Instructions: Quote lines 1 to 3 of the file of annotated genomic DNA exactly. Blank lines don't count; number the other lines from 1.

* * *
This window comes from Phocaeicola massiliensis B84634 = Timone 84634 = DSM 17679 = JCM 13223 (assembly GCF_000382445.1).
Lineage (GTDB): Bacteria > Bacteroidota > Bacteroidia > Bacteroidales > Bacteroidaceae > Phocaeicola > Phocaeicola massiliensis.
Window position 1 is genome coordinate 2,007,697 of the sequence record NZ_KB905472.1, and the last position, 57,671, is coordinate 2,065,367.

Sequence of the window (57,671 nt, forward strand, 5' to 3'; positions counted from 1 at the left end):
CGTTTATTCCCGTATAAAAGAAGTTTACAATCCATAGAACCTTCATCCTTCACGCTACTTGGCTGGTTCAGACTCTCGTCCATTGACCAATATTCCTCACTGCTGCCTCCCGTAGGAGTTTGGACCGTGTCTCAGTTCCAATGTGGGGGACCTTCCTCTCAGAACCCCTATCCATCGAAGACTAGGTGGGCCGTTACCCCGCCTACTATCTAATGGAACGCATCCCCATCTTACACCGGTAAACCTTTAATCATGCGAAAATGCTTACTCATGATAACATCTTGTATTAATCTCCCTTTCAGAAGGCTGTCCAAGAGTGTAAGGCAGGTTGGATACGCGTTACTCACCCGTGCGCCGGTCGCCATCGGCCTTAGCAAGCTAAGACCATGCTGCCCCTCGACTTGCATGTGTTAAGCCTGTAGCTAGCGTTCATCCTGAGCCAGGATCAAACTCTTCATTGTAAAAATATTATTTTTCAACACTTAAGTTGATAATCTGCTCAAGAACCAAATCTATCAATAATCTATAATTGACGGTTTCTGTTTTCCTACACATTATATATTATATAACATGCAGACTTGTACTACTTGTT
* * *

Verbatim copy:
This window comes from Phocaeicola massiliensis B84634 = Timone 84634 = DSM 17679 = JCM 13223 (assembly GCF_000382445.1).
Lineage (GTDB): Bacteria > Bacteroidota > Bacteroidia > Bacteroidales > Bacteroidaceae > Phocaeicola > Phocaeicola massiliensis.
Window position 1 is genome coordinate 2,007,697 of the sequence record NZ_KB905472.1, and the last position, 57,671, is coordinate 2,065,367.